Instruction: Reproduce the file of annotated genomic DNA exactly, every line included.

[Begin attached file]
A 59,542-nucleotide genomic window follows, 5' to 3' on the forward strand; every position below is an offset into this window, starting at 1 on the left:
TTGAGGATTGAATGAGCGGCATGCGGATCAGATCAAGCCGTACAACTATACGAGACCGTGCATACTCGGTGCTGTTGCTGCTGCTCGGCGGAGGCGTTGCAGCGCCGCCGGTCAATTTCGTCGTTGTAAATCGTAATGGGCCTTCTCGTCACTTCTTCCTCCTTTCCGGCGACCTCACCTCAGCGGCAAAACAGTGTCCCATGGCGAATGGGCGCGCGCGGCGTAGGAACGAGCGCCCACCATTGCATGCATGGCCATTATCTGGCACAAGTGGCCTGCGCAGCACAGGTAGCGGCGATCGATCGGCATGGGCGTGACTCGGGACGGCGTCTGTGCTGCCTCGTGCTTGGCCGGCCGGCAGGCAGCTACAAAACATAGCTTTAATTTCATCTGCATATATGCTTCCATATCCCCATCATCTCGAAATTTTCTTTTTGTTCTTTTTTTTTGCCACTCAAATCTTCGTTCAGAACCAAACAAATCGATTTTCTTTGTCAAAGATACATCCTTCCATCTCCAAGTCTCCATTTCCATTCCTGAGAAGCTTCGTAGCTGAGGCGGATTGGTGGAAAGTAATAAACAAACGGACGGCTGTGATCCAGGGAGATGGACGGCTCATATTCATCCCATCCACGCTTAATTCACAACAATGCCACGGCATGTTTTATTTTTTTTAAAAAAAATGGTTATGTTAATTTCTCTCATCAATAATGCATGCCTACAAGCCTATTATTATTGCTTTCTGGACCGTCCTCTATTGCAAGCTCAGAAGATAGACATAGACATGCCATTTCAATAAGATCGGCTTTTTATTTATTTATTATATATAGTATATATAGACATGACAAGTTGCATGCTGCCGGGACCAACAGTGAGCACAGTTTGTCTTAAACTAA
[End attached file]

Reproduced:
A 59,542-nucleotide genomic window follows, 5' to 3' on the forward strand; every position below is an offset into this window, starting at 1 on the left:
TTGAGGATTGAATGAGCGGCATGCGGATCAGATCAAGCCGTACAACTATACGAGACCGTGCATACTCGGTGCTGTTGCTGCTGCTCGGCGGAGGCGTTGCAGCGCCGCCGGTCAATTTCGTCGTTGTAAATCGTAATGGGCCTTCTCGTCACTTCTTCCTCCTTTCCGGCGACCTCACCTCAGCGGCAAAACAGTGTCCCATGGCGAATGGGCGCGCGCGGCGTAGGAACGAGCGCCCACCATTGCATGCATGGCCATTATCTGGCACAAGTGGCCTGCGCAGCACAGGTAGCGGCGATCGATCGGCATGGGCGTGACTCGGGACGGCGTCTGTGCTGCCTCGTGCTTGGCCGGCCGGCAGGCAGCTACAAAACATAGCTTTAATTTCATCTGCATATATGCTTCCATATCCCCATCATCTCGAAATTTTCTTTTTGTTCTTTTTTTTTGCCACTCAAATCTTCGTTCAGAACCAAACAAATCGATTTTCTTTGTCAAAGATACATCCTTCCATCTCCAAGTCTCCATTTCCATTCCTGAGAAGCTTCGTAGCTGAGGCGGATTGGTGGAAAGTAATAAACAAACGGACGGCTGTGATCCAGGGAGATGGACGGCTCATATTCATCCCATCCACGCTTAATTCACAACAATGCCACGGCATGTTTTATTTTTTTTAAAAAAAATGGTTATGTTAATTTCTCTCATCAATAATGCATGCCTACAAGCCTATTATTATTGCTTTCTGGACCGTCCTCTATTGCAAGCTCAGAAGATAGACATAGACATGCCATTTCAATAAGATCGGCTTTTTATTTATTTATTATATATAGTATATATAGACATGACAAGTTGCATGCTGCCGGGACCAACAGTGAGCACAGTTTGTCTTAAACTAA